Professor of Finance at USI Università della Svizzera italiana in Lugano, CH.
Teaching mid-career communications professionals the finer points of financial management isn't François Degeorge's primary aim when he steps to the lectern in the EMScom classroom. Rather, he aims to engage EMScom participants in the exploration of broader issues related to corporate finance and financial markets.
Degeorge, who is in his fourth year as an EMScom faculty member and his fifth year with the Università della Svizzera italiana, previously taught at HEC Paris, where he was the Associate Dean for Research from 1998 to 2003. He holds a Ph.D. from Harvard University and a Master's Degree from HEC Paris, and is a former Fulbright and Arthur Sachs scholar.
Like most of EMScom's faculty, Degeorge is active in business research; his work has been published in leading academic journals, including the Journal of Finance, the Journal of Financial Economics and the Review of Financial Studies.
"I enjoy teaching non-finance specialists. They ask questions I'm not used to," said Degeorge, whose EMScom seminar covers a variety of financial management topics, including firms' financial needs and various financing sources, use of financial statements to evaluate companies' financial position and profitability, and how to raise capital, as well as the principles for determining the value of shares and other financial securities. "I have to put myself in the EMScom participants' shoes. I cannot assume that they know a whole lot about finance and economics, even if they're very well trained, although some are very well trained in economics. So, I must strike a balance in the way I teach."
Degeorge said he considers himself a facilitator of learning experiences.
"I don't consider myself to so much be delivering information, as here to help the participants learn. If they can get a few concepts and understand a few big themes that they had not previously thought about, we have accomplished a lot," he explained. "Truthfully, there are books out there that people can read, but teaching mid-career professionals demands a fresh, engaging approach."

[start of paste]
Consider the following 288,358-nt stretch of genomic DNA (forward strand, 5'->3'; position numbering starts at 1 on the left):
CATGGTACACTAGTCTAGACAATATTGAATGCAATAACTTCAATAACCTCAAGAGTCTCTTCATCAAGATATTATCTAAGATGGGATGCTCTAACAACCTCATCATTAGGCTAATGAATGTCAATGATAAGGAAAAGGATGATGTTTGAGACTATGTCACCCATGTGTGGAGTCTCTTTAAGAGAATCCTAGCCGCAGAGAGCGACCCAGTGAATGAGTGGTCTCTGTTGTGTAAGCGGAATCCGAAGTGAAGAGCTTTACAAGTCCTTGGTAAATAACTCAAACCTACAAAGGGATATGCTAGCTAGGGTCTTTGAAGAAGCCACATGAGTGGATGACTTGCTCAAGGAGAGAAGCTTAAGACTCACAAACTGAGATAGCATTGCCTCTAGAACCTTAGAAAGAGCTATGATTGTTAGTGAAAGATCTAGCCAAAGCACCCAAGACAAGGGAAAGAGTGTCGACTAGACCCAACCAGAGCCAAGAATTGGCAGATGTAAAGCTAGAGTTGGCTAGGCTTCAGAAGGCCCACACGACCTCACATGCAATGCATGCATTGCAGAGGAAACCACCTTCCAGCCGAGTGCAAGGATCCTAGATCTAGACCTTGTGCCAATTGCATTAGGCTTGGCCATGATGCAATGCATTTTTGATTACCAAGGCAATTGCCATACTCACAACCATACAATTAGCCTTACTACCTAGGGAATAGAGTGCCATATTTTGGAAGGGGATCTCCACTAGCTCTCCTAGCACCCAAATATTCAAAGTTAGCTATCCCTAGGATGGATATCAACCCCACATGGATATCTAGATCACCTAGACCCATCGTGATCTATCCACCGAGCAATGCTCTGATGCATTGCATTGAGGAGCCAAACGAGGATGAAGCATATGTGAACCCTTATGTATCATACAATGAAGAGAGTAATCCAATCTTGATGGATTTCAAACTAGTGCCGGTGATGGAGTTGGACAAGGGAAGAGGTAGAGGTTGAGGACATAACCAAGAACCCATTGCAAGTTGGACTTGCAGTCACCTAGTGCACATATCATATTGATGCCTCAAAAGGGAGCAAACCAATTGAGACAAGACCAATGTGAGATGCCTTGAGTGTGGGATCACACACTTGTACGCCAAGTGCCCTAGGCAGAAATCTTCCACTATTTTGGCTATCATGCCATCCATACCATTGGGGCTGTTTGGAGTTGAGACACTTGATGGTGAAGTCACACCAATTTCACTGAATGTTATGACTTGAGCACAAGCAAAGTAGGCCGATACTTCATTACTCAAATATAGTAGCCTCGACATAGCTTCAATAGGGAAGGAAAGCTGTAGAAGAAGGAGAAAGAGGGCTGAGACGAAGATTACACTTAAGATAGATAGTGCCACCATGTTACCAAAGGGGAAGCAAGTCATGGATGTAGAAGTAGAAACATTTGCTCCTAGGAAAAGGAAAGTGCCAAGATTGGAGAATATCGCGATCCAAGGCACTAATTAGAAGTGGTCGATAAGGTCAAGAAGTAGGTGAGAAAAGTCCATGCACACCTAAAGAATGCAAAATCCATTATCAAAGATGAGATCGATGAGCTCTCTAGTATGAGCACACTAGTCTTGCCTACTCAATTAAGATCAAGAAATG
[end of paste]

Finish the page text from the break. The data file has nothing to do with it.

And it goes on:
A classroom full of professional communicators has its own rewards, Degeorge said.
"These people are in their 30s and they have some experience in the business world. They're perhaps more eager to share their professional experiences, and these exchanges in the classroom are an important part of the learning experience; they're the way people remember information," he said. "I am here to facilitate the learning process."
Another reward is that EMScom's participants bring new perspectives that Degeorge can use in teaching other audiences.
"From the EMScom participants, as compared to a younger audience with less experience in the business world, I have a higher chance of getting original input during class discussions. These are nuggets that a teacher accumulates over time," he said.
Degeorge said a broad overview of financial management is essential to professional communication managers aiming for a seat at the CEO's table.
"For example, stock prices are higher than they were 20 years ago and, all things equal, if the market changes its opinion about a company, there is much more at stake for a company in terms of market value. So, it's a high-stakes business," he said. "That's why you want to do your professional communication very well. Communications professionals need to know the fundamental principles of finance so that they can make the right moves in high-stress situation and so that they can advise their boards of directors on communication issues related to the business. Communication isn't just about writing the annual report; it's a year-long business. Communications professionals have an important role to play in the business."
Text based on interview carried out in Summer 2007.